I agree, money usually comes with strings! Especially with an overbearing mother. I know Fiance and I decided to do it on our own (his parents later offered to help some) because we knew my mother would have way to many strings attatched and it would be all about control.

Not always does money come with strings (my FIL’s have been very laid-back about it), but for some people, money is just a way to control things and ensure that you have the ultimate say. I sympathize with you. Perhaps sit her down and have a talk about it, or with another family member involved to make it more neutral. Unfortunatly, if she’s paying for it she DOES have final say, unless you want to pay for it.

Post # 12
3 posts
  • Wedding: May 2013

Reading that other brides are going through the same situation really helps. I’m having my wedding at my parents house and my mother is controlling how the whole ceremony will go. She doesn’t care what we want only what she thinks is proper. It hurts because you just want them to be happy for you. 

Post # 13
3257 posts
Sugar bee
  • Wedding: August 2013

Maybe this was a bit manipulative, but at first, I insisted and insisted that my parents could not pay for anything, and they weren’t allowed to help with anything.  Pretty soon they learned that the rules for being involved, and getting to help was that we did things our own way.  It ended with now my mom asking if she could pay for various things that we wanted, and now she knows she’s a part of the process on my terms.  I mean, she has a good heart and her intentions and motives have been good all along, but we really wanted to get out in front of the situation where we end up with a bunch of stuff we didn’t really want and didn’t know how it happened.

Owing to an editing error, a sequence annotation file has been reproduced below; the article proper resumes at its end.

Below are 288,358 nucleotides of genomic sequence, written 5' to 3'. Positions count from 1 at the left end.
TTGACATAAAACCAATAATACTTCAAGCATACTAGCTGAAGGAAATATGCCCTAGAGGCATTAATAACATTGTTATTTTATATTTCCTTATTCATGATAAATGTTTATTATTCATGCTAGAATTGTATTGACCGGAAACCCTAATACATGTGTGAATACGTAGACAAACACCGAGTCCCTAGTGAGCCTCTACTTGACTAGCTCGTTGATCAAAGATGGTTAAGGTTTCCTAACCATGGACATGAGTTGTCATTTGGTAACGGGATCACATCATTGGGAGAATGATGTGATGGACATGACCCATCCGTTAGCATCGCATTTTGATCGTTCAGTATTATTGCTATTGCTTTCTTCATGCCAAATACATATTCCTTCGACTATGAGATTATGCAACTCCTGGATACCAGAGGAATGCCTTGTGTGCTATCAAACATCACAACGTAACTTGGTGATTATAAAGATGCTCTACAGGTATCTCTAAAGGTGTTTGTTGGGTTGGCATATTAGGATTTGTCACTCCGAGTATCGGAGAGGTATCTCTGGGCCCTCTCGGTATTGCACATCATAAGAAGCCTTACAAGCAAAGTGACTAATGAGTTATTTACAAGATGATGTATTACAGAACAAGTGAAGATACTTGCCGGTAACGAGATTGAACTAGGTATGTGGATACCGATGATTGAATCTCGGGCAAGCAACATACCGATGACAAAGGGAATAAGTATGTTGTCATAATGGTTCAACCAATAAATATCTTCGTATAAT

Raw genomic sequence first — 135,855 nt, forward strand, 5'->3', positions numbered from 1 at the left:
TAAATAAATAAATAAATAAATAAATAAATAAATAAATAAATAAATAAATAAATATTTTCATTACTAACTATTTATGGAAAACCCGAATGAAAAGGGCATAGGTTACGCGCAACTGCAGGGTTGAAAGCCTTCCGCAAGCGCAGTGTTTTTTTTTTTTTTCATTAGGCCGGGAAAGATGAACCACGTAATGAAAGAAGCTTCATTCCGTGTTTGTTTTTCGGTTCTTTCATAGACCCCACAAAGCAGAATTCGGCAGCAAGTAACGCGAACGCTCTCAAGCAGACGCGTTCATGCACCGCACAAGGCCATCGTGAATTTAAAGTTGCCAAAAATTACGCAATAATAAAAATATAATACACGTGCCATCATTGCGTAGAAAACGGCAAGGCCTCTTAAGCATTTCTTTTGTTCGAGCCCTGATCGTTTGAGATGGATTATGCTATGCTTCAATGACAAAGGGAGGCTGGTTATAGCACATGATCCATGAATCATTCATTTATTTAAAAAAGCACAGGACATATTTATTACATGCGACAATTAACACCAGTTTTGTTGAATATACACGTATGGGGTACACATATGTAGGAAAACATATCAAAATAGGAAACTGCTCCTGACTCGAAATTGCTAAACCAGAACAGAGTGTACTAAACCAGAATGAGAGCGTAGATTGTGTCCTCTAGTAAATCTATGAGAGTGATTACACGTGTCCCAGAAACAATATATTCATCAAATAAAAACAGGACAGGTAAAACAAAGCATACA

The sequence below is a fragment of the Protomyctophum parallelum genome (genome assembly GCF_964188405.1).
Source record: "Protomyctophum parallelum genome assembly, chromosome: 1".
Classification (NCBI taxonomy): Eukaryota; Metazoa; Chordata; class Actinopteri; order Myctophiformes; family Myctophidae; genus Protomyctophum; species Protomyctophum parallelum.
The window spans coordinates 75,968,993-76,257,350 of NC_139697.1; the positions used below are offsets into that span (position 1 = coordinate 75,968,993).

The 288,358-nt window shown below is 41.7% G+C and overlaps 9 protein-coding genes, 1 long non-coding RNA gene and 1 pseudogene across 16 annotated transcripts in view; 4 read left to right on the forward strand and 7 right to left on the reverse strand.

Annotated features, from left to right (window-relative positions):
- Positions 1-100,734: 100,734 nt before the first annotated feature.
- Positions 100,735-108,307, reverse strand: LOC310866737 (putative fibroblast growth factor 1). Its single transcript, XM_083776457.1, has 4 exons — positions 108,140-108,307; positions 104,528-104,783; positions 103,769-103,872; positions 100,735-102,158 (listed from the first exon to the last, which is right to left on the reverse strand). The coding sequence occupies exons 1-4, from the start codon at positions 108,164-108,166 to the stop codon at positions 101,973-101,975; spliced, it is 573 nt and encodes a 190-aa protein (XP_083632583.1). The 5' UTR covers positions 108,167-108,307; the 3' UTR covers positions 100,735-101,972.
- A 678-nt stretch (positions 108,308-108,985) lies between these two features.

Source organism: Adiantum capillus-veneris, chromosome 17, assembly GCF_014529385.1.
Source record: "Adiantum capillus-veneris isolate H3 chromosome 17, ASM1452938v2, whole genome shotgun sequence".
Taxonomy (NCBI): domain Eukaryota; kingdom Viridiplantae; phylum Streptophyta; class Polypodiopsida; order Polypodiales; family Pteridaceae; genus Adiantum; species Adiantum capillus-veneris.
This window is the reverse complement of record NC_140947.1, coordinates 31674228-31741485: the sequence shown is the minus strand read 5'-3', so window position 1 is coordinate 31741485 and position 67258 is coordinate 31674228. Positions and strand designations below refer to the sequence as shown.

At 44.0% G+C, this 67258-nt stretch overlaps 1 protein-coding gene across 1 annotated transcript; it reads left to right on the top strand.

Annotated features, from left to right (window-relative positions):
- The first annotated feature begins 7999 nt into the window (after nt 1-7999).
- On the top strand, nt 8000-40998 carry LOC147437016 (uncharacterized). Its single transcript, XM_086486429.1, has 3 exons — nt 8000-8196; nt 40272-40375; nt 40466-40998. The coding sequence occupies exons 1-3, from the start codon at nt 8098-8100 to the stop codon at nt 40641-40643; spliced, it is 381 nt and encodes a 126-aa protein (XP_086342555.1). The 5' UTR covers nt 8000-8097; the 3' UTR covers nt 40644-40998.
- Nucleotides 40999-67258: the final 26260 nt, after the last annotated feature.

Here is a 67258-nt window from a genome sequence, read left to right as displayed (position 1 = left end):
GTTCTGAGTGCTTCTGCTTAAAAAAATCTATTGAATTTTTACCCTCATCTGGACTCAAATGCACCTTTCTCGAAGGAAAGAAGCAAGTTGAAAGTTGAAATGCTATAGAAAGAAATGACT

Now we are planning a fantastic wedding that WE really, really want.  It’s also going to be pretty economical, as weddings go, becuase we have been planning on a pretty simple scale because at first we were going to pay for it ourselves.  Now we’re adding things we figure we can afford, rather than removing things we can’t.

I don’t know if this helps, you out where you’re at, but, imho, money that comes with strings isn’t worth having, and the last thing you want coming from your wedding is resentment.